The Niver Creek Tributary M Improvement Project was produced to mitigate recently identified local flood risks.
Niver Creek Tributary M is two-mile long riverine system draining just over one square mile of developed land. In 1984, the Niver Creek Tributary M watershed experienced significant flooding. The area experienced flooding again in 2011, and this time the Huron Street culvert overtopped. As a follow-up to a study done in 2016, the Mile High Flood District completed a Flood Hazard Area Delineation (FHAD) for the entire Niver Creek basin. The FHAD identified 11 structures southeast of Thornton Parkway and Gale Boulevard in the “100-Year Floodplain”..
The Project has three key focal points: upstream surface flow capture, channel improvements, and safe use of a Huron Street pedestrian underpass.
At the upstream end of the Project, the undersized culvert at Thornton Parkway results in overland flows across Thornton Parkway and Gale Boulevard. Project improvements include additional inlets and storm sewer, and a lowering of the curb and sidewalk in the southeast corner to collect this water off the streets and direct it into the channel, away from the homes.
From Thornton Parkway to Huron Street, improvements are being made to the channel to increase capacity which will reduce water depth. The lower depth will thereby remove the floodplain from the adjacent residential structures. These channel improvements include several design strategies such as widening the channel and maintaining more resilient, flexible floodplain plant species.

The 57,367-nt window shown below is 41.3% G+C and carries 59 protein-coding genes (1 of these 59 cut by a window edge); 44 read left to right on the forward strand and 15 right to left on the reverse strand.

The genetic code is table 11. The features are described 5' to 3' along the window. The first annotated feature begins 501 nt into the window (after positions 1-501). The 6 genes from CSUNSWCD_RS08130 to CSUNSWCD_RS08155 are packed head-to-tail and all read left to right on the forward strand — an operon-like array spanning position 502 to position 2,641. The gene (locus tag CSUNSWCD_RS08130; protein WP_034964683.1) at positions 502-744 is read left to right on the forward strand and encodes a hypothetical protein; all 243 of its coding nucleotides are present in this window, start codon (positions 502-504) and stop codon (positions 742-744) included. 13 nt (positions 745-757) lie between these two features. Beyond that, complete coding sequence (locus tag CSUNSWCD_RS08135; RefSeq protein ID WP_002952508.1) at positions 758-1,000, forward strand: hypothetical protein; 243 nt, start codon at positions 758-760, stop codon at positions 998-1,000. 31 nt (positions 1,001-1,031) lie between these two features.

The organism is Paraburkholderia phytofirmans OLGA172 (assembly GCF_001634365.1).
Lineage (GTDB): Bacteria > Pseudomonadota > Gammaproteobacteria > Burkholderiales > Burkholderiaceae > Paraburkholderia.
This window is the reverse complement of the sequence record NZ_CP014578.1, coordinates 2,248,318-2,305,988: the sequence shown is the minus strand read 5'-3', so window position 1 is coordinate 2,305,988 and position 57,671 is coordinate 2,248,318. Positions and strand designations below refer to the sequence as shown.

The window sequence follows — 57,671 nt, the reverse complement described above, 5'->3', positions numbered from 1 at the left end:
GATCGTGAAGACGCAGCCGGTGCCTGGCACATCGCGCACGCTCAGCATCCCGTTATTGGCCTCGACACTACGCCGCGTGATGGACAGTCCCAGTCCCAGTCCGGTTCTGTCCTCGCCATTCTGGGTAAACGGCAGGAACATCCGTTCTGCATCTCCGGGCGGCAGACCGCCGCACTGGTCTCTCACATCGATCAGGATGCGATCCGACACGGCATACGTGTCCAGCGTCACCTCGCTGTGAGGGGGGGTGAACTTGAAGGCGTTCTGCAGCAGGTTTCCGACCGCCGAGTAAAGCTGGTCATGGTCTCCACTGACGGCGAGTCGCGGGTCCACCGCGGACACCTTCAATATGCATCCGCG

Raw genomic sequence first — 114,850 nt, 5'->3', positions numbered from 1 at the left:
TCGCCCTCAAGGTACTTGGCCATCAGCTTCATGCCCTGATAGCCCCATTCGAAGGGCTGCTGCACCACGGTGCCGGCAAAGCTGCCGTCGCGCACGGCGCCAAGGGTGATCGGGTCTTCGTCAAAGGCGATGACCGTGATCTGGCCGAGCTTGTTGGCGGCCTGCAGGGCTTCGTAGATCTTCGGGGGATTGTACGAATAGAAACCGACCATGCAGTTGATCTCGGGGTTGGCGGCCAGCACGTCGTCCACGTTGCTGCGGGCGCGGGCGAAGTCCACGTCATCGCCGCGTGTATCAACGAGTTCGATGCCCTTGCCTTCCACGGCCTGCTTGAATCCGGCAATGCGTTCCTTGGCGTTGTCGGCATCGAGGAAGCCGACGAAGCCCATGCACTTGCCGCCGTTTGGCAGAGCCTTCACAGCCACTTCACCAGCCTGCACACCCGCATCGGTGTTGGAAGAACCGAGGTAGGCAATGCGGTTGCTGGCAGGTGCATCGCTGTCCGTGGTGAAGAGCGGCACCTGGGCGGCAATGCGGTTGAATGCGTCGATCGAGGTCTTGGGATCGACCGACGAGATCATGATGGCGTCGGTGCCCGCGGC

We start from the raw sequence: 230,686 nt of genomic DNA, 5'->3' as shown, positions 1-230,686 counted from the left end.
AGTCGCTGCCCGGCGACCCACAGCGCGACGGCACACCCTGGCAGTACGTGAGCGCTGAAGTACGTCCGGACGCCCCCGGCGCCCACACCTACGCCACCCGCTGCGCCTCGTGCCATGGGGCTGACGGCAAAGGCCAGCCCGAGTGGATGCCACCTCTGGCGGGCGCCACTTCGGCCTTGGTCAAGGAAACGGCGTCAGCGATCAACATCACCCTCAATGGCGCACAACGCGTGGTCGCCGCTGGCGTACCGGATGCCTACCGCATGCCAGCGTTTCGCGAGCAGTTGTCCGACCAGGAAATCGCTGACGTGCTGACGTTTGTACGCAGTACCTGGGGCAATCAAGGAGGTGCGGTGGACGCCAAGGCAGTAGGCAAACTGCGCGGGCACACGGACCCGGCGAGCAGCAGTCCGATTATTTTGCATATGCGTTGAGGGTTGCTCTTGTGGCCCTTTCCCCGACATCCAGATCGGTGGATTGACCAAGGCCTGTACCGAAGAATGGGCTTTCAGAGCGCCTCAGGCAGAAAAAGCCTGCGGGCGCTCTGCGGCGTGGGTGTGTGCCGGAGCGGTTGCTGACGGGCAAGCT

The culvert improvement at Huron Street is primarily to remove flood overtopping at the street level. This will reduce the flood impact to the travelling public. Since roadway overtopping is a key risk, the design effort provides a culvert capacity and resistance to clogging that maintains a dry and passable roadway in the “100-year” storm. The culvert is large enough that it will include a pedestrian trail connection into the Niver Open Space.
The project is currently under construction and is expected to end late summer/early fall of 2022.
The project is being funded by Mile High Flood District and the City of Thornton. ICON Engineering, Inc. is the design engineer, Valerian LLC provided landscape architecture services, Naranjo is the Civil Constructor, and Habitat Management will be providing the landscape restoration.